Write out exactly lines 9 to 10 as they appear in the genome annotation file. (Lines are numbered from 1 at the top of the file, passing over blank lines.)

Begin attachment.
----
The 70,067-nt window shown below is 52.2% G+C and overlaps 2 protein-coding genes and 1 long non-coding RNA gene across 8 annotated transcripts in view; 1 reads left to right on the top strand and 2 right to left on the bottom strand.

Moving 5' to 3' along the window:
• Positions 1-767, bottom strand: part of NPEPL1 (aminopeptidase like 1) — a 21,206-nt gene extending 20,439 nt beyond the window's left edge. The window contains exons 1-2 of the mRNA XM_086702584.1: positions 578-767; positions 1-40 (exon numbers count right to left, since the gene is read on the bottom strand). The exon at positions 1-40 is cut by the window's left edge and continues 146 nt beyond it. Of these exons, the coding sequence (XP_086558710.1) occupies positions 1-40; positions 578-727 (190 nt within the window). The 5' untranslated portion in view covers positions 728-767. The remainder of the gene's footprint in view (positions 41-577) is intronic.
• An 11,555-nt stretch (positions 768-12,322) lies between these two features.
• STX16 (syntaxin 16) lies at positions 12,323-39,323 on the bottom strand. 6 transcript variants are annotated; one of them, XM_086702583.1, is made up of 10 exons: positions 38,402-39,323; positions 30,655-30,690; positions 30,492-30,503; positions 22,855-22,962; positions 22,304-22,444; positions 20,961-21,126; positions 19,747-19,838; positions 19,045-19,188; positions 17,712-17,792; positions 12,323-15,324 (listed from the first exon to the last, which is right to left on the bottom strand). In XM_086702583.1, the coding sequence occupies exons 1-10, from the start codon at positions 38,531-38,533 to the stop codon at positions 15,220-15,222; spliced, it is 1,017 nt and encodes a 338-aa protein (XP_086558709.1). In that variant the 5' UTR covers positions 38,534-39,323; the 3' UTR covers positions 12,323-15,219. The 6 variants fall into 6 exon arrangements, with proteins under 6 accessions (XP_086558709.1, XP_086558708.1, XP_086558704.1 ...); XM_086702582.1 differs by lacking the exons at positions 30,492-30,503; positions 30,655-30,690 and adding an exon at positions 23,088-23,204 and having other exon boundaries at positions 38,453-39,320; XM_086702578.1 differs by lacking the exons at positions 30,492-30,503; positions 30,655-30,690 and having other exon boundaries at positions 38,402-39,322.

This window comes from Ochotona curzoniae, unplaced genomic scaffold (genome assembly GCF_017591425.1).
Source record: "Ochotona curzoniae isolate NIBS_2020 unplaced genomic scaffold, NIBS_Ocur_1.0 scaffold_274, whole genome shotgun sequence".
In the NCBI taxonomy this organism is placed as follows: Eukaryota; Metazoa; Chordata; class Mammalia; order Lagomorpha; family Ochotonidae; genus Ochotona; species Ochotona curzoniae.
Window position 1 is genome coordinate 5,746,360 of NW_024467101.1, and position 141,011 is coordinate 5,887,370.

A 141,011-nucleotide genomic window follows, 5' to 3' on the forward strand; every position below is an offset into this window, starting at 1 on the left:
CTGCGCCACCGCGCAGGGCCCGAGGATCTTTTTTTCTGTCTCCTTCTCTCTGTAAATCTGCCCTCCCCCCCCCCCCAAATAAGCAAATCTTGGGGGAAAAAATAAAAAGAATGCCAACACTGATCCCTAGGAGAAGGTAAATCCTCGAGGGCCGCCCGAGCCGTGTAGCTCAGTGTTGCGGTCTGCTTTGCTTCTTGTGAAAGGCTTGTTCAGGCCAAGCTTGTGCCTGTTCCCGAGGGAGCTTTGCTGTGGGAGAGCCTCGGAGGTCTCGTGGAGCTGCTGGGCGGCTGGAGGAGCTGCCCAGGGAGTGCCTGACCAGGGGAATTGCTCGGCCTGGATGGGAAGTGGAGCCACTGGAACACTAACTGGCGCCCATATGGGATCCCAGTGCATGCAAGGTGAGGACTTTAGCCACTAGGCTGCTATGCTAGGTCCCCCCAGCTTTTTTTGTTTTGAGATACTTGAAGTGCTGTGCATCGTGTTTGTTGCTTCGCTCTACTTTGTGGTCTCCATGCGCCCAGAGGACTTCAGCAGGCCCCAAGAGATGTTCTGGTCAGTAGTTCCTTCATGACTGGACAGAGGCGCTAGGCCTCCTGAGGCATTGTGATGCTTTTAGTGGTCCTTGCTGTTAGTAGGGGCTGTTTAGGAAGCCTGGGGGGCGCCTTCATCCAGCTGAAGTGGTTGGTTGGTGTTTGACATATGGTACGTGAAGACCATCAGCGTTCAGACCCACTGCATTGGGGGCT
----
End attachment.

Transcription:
Window position 1 is genome coordinate 5,746,360 of NW_024467101.1, and position 141,011 is coordinate 5,887,370.

A 141,011-nucleotide genomic window follows, 5' to 3' on the forward strand; every position below is an offset into this window, starting at 1 on the left: